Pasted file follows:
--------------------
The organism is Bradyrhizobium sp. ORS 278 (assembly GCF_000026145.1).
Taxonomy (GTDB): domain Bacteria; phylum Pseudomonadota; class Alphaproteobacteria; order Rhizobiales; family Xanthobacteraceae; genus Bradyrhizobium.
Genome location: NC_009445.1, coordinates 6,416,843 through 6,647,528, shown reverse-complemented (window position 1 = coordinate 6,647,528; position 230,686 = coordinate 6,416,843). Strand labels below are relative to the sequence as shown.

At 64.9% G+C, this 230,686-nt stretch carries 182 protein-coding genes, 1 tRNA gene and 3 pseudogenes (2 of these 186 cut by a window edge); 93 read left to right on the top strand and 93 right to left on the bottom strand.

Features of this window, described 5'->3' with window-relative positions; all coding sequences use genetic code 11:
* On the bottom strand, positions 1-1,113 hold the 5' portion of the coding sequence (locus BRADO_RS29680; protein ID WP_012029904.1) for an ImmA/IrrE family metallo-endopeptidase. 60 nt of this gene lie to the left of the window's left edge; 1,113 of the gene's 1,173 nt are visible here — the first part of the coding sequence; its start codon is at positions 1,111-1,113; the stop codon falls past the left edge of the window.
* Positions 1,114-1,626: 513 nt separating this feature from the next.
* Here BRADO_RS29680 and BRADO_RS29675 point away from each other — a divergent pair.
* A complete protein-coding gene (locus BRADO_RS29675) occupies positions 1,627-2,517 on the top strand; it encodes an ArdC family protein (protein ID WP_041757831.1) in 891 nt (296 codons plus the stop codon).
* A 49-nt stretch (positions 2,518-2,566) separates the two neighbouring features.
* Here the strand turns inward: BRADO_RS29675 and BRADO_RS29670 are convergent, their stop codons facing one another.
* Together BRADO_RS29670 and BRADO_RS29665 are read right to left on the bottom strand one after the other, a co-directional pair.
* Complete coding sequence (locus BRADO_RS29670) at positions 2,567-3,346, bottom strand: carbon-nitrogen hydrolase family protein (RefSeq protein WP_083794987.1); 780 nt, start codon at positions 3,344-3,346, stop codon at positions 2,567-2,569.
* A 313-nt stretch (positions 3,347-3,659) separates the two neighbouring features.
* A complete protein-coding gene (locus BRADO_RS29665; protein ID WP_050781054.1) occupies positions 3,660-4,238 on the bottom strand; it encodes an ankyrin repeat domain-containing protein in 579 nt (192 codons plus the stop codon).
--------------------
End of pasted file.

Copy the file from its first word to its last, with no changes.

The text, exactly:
The organism is Bradyrhizobium sp. ORS 278 (assembly GCF_000026145.1).
Taxonomy (GTDB): domain Bacteria; phylum Pseudomonadota; class Alphaproteobacteria; order Rhizobiales; family Xanthobacteraceae; genus Bradyrhizobium.
Genome location: NC_009445.1, coordinates 6,416,843 through 6,647,528, shown reverse-complemented (window position 1 = coordinate 6,647,528; position 230,686 = coordinate 6,416,843). Strand labels below are relative to the sequence as shown.

At 64.9% G+C, this 230,686-nt stretch carries 182 protein-coding genes, 1 tRNA gene and 3 pseudogenes (2 of these 186 cut by a window edge); 93 read left to right on the top strand and 93 right to left on the bottom strand.

Features of this window, described 5'->3' with window-relative positions; all coding sequences use genetic code 11:
* On the bottom strand, positions 1-1,113 hold the 5' portion of the coding sequence (locus BRADO_RS29680; protein ID WP_012029904.1) for an ImmA/IrrE family metallo-endopeptidase. 60 nt of this gene lie to the left of the window's left edge; 1,113 of the gene's 1,173 nt are visible here — the first part of the coding sequence; its start codon is at positions 1,111-1,113; the stop codon falls past the left edge of the window.
* Positions 1,114-1,626: 513 nt separating this feature from the next.
* Here BRADO_RS29680 and BRADO_RS29675 point away from each other — a divergent pair.
* A complete protein-coding gene (locus BRADO_RS29675) occupies positions 1,627-2,517 on the top strand; it encodes an ArdC family protein (protein ID WP_041757831.1) in 891 nt (296 codons plus the stop codon).
* A 49-nt stretch (positions 2,518-2,566) separates the two neighbouring features.
* Here the strand turns inward: BRADO_RS29675 and BRADO_RS29670 are convergent, their stop codons facing one another.
* Together BRADO_RS29670 and BRADO_RS29665 are read right to left on the bottom strand one after the other, a co-directional pair.
* Complete coding sequence (locus BRADO_RS29670) at positions 2,567-3,346, bottom strand: carbon-nitrogen hydrolase family protein (RefSeq protein WP_083794987.1); 780 nt, start codon at positions 3,344-3,346, stop codon at positions 2,567-2,569.
* A 313-nt stretch (positions 3,347-3,659) separates the two neighbouring features.
* A complete protein-coding gene (locus BRADO_RS29665; protein ID WP_050781054.1) occupies positions 3,660-4,238 on the bottom strand; it encodes an ankyrin repeat domain-containing protein in 579 nt (192 codons plus the stop codon).